We know that babies and young children often put non-food items in their mouths, a behavior that occasionally leads to swallowing of foreign objects. Metallic toys and low-cost jewelry often contain toxic substances such as lead and cadmium. Do these objects present a health risk for young children? “We observed that cadmium and lead contamination, both very toxic metals, are a major problem, especially when it comes to metallic jewelry and toys. Copper, nickel, arsenic and antimony were also present in some samples,” explains the author of a new article.
Source: Science Daily
Available at: http://www.sciencedaily.com/releases/2014/03/140305125241.htm
The holiday season is a time of year when many families and programs are thinking about new toys. But what makes a good toy for a young child? NAEYC asked one researcher about what her work tells us about toys, children, and play.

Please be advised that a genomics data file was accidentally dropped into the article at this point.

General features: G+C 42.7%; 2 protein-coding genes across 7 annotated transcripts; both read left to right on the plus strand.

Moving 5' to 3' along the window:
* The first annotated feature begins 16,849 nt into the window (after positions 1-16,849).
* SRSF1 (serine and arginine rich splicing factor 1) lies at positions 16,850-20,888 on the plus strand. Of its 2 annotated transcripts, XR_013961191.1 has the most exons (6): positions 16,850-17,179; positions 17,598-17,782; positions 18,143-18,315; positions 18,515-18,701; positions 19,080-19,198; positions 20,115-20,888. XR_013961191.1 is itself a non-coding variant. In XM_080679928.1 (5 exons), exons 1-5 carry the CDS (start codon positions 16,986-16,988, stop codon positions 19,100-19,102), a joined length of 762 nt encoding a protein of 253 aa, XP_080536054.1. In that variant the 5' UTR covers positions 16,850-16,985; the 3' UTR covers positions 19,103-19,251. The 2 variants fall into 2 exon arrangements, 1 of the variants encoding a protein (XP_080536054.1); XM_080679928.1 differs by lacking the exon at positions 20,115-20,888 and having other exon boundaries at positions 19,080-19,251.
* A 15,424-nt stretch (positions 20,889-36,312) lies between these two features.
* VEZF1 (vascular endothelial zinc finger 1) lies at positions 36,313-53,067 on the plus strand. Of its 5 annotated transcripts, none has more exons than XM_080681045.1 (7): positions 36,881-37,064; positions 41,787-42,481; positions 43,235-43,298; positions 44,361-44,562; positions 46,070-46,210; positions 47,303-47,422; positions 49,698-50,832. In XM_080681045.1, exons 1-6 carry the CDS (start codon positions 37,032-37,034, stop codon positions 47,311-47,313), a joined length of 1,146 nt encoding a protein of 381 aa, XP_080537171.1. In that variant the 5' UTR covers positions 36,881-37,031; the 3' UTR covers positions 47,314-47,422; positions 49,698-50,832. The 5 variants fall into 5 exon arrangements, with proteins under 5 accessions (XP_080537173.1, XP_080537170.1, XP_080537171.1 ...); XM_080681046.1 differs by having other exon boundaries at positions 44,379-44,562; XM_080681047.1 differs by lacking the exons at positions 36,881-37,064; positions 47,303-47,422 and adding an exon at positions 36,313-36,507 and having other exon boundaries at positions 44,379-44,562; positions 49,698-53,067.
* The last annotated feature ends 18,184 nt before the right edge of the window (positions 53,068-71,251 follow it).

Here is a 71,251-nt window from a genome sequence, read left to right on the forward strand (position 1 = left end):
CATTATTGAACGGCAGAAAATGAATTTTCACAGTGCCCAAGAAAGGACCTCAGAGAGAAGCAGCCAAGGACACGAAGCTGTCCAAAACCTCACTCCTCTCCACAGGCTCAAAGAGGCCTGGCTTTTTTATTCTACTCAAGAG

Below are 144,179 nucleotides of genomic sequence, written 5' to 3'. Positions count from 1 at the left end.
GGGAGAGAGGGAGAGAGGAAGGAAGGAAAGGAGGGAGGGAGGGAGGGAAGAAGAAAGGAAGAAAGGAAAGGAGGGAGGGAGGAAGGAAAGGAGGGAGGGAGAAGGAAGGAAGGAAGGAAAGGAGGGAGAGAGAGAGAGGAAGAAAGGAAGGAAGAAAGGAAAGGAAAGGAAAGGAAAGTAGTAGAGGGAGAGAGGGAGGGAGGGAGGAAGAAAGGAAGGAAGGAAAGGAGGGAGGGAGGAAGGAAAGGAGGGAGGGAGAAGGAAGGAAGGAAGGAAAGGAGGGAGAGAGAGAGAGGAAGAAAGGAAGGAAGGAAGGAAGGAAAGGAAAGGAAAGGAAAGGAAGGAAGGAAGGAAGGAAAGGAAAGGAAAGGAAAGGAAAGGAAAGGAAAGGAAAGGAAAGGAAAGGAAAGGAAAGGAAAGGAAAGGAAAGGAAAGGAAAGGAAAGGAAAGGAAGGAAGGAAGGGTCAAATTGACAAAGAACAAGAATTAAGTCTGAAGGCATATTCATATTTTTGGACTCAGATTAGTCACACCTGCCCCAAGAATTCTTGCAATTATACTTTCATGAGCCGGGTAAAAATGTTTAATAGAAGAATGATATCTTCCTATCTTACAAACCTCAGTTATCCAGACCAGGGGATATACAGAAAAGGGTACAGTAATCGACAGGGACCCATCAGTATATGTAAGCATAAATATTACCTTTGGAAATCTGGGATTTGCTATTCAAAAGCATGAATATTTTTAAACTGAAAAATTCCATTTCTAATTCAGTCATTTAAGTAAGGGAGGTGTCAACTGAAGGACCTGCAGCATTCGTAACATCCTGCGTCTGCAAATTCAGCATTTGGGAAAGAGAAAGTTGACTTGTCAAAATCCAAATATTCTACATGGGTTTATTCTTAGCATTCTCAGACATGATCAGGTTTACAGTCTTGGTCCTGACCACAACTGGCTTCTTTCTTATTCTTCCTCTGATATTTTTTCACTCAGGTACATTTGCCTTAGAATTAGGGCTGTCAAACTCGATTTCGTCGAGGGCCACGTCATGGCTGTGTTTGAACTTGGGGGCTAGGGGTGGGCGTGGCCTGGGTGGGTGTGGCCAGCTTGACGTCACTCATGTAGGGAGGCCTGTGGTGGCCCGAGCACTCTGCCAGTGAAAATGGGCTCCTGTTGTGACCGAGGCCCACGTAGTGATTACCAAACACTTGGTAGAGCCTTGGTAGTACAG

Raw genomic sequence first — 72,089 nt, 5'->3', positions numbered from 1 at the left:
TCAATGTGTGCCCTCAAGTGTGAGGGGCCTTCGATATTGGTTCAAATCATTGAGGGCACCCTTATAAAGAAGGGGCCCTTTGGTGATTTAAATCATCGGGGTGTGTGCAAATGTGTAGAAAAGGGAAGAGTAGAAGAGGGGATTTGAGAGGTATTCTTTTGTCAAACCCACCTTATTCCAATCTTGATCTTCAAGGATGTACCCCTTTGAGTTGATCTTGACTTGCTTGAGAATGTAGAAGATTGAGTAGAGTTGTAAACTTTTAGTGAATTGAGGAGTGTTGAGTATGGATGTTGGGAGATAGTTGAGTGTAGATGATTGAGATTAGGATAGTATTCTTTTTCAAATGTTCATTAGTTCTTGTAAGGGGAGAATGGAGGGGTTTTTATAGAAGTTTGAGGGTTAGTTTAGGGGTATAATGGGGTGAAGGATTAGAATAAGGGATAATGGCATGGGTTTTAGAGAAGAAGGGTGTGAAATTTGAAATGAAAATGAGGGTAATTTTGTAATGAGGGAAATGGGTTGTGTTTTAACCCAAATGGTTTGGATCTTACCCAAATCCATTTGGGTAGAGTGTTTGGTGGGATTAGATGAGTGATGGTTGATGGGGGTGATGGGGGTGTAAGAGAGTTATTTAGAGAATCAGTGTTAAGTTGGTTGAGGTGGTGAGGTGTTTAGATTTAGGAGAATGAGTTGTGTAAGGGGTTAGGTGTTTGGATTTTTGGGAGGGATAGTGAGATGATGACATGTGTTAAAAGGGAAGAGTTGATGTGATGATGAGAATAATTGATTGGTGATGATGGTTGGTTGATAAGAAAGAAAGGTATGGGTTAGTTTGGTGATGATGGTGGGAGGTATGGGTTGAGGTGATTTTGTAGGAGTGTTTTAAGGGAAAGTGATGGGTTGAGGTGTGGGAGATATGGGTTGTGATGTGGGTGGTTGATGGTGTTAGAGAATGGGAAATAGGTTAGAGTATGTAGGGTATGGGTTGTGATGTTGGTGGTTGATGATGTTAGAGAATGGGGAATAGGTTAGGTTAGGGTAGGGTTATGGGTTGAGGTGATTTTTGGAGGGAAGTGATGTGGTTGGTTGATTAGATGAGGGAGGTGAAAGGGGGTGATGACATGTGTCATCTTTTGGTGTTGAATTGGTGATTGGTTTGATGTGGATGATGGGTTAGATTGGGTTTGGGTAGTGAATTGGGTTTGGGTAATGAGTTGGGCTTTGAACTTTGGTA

Judith Elaine Blakemore is professor of psychology and associate dean of Arts and Sciences for Faculty Development at Indiana University−Purdue University in Fort Wayne, Indiana. Her primary research interest is the development of gender roles.
Source: National Association for the Education of Young Children
Available at: http://www.naeyc.org/content/what-research-says-gender-typed-toys